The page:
Not allowing yourself to eat specific foods which you may like may lead to obsessive thinking about them which may cause overeating.
This is known as the “Rebound Effect,” as it causes a disconnection of mind from body and stops you from making rational choices in regards to eating.
This is why making peace with food is a vital process in Intuitive Eating as making peace with food by using your emotions to choose foods you desire in regards to your needs will make your life much happier without any guilt or shame.
Allowing yourself to consume foods you like, without putting any foods off limits will allow yourself to truly enjoy your food without worrying about overeating.
According to Lindsey McGregor RD, “this is one of the most surprisingly challenging steps of Intuitive Eating as it asks for you to regain trust with your forgotten intuitive signals. It is not uncommon to require the support of a Dietitian with this step.”
1. Give Yourself Unconditional Permission to Eat
Deprivation of food causes a longing effect, where you just crave the food.
Suppressing yourself from eating and abiding by strict diet rules may be all effective until something goes wrong, and you give into the cravings and all your food rules go out the window.
This may cause you to overeat, and you will say to yourself that you will start again tomorrow however the process will happen over and over again.
Make a list of foods you restrict yourself from eating and reflect on the thoughts as well as the mind body connection you had when last eating this food. Also reflect how eating it affects your mood, self-esteem and you’re eating for the rest of the day.
This is why if you give yourself unconditional permission to eat these foods, the less enticement they will offer you, and you will not find the idea of consuming it as attractive.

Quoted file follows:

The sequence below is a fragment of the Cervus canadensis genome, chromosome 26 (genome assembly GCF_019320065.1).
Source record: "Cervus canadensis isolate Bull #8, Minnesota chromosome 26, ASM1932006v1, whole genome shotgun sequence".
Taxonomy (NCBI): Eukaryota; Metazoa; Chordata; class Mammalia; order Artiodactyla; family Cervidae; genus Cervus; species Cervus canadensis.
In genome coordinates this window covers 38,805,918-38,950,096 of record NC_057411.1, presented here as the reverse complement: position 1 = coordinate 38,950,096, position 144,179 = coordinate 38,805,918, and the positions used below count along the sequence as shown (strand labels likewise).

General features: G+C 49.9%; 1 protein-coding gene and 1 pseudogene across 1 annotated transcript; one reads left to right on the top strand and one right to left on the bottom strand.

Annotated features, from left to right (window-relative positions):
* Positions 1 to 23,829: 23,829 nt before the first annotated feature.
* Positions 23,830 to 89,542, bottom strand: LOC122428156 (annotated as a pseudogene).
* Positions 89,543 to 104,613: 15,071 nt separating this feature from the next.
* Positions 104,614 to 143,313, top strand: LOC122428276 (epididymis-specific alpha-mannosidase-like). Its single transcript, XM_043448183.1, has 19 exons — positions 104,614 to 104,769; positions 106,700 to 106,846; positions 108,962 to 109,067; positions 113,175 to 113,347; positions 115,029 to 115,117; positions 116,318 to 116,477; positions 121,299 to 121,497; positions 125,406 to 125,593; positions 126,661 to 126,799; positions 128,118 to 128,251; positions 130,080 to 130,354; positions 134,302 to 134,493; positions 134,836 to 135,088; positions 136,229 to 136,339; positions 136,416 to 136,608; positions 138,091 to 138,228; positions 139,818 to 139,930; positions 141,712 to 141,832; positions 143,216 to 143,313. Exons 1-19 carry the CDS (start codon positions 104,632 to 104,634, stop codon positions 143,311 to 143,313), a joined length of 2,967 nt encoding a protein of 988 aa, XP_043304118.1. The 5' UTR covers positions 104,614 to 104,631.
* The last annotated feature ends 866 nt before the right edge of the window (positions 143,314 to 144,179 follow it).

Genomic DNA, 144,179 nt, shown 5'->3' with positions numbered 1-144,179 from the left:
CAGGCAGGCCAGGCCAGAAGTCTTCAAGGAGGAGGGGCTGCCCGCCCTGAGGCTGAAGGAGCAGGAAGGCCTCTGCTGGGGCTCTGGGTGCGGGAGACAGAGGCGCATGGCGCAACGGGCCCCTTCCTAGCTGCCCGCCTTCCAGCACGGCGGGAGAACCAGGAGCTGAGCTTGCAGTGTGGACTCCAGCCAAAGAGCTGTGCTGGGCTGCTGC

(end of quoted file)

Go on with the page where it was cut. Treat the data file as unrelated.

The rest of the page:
Chloe the cat knows this effect all too well.
2. Get Rid of Fears Holding You Back
The fear of eating a forbidden food may be the reason you can’t stop eating it as you may think if you already broke the rule and the damage is done,
Fear takes your peace and freedom from eating away and makes eating seem like a scary experience.
Think of some of the fears that may make you stop eating certain foods and reflect on these fears in a self-compassionate, non-judgmental manner.
For example, if you fear that your family or friends will criticize your food choices if you eat a certain food, reflect on this thought by thinking that only you can know your own thoughts, feelings, emotions as well as hunger and fullness levels.
3. Assess Your Readiness to Make Peace with Food
It is important that you assess how ready you are to learn new experiences and take on new challenges in regard to food by answering a number of questions which can be found below:
|1. I have an environment where I can eat in peace without any distractions|
|2. I can identify important vulnerability points, such as stress or tiredness|
|3. I can identify my biological hunger cues, such as being extremely hungry, to pleasantly or gently hungry.|